East Side of the Moon

Because of various quirks in the Moon’s orbit around the Earth, its rotational speed and the angle at which its equator varies from its orbital plane, we actually get to see almost 60% of the Moon’s surface instead of just 50%.  At different times over a 30 year period, we may get to see the Moon apparently tilt north or south or east or west so that parts of the Moon which are on the “dark side” from our earthbound perspective suddenly become visible for a brief period.  This apparent lunar tipping is called “libration”.  If you check Sky & Telescope you can find out which part of the lunar limb is tilted in our direction (I believe Astronomy magazine has a similar feature).

I happened to be observing the night of January 2, 2015 when I noticed that the east limb of the Moon looked dramatically different from the way I was used to seeing it.  As luck would have it, the Moon’s libration tipped the east limb significantly in Earth’s direction, offering a view I think I had only seen a couple of times over the many years I’ve been observing.  The image below was taken with my Celestron NexStar 6” SCT at f/10 and my Celestron Neximage 5 Solar System Camera.  It is a stack of the best 10 out of 92 frames processed first in Registax and finished in Photoshop Elements.

You will note that there are two dark gray areas on the left edge of the Moon in this image.  The top one is Mare Marginis and the lower one is Mare Smythii.  Normally, if you see these maria at all, you’re seeing only a sliver of the western (right) portions.  On this night, I could see virtually all of both features, even the walls or hills on their far shores.  Of course, being on the edge of the lunar disk, both appear severely foreshortened.  I took several 10 and 15 second videos at a few different settings and managed to get one that was reasonably well focused and not overexposed.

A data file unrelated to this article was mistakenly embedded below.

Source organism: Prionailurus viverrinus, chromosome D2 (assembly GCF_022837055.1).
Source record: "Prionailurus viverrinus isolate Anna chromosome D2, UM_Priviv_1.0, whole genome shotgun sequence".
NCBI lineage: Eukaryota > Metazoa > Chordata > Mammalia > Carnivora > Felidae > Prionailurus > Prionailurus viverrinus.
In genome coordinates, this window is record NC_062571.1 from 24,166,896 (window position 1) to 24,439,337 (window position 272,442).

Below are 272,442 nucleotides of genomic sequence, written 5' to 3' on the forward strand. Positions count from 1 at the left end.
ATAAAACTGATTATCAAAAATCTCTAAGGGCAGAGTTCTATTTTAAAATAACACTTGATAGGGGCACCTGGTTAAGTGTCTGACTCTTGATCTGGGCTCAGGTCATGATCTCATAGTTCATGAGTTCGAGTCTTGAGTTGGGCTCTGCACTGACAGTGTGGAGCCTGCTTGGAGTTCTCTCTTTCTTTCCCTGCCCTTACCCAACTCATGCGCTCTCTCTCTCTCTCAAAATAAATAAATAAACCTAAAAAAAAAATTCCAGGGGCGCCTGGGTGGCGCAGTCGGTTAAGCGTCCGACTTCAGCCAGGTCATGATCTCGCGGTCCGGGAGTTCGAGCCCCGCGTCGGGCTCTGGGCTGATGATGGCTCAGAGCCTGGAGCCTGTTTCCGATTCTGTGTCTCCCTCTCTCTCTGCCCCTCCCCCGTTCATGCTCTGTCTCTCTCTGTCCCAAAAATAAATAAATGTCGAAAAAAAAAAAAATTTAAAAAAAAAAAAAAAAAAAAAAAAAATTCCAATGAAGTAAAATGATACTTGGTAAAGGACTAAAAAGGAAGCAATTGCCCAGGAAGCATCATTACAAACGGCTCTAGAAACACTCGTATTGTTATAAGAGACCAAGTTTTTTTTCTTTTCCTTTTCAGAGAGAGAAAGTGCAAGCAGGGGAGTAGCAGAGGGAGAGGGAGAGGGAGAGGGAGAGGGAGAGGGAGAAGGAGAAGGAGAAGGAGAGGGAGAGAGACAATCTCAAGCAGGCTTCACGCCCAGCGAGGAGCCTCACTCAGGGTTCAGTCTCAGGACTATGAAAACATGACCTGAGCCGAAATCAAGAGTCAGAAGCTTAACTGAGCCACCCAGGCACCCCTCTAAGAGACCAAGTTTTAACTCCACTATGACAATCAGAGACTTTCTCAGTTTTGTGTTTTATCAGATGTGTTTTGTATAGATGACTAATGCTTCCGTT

Mare Marginis is quite different from its neighbors, Mare Smythii and Mare Crisium (the dark, flat plane to the right of Marginis and on the right edge of the photo).  Unlike the latter two maria which are circular ancient impact basins, Mare Marginis has a highly irregular shape.  At its largest extent, it stretches for 260 miles.  It was formed by thin layers of basaltic lava filling a low lying area covering about 38,400 square miles, slightly larger than Indiana.

Mare Smythii lies on the lunar equator and is south (below) Mare Marginis.  Mare Smythii was named for British admiral and astronomer William Henry Smyth (1788-1865). It is a circular impact basin formed by a large asteroid impact very early in the Moon’s history during the pre-Nectarian epoch between 4.5 and about 4 billion years ago.  This early impact basin was filled with basaltic lava during the Moon’s next two geologic periods, the first layer being deposited during the Imbrium period from about 3.8 to 3.2 billion years ago.  Buried beneath the basaltic layers and under the basin floor is a mass concentration identified by gravity sensors on a lunar orbiting space probe.  Mare Smythii is 232 miles in diameter and covers about 64,500 square miles…about the same area as Florida.  As big as Mare Smythii is, it’s considerably smaller than the much easier to see Mare Crisium, which is just over 350 miles in diameter and covers over 109,000 square miles, slightly more than Colorado with Delaware thrown in.

Jay Albert, April 11, 2015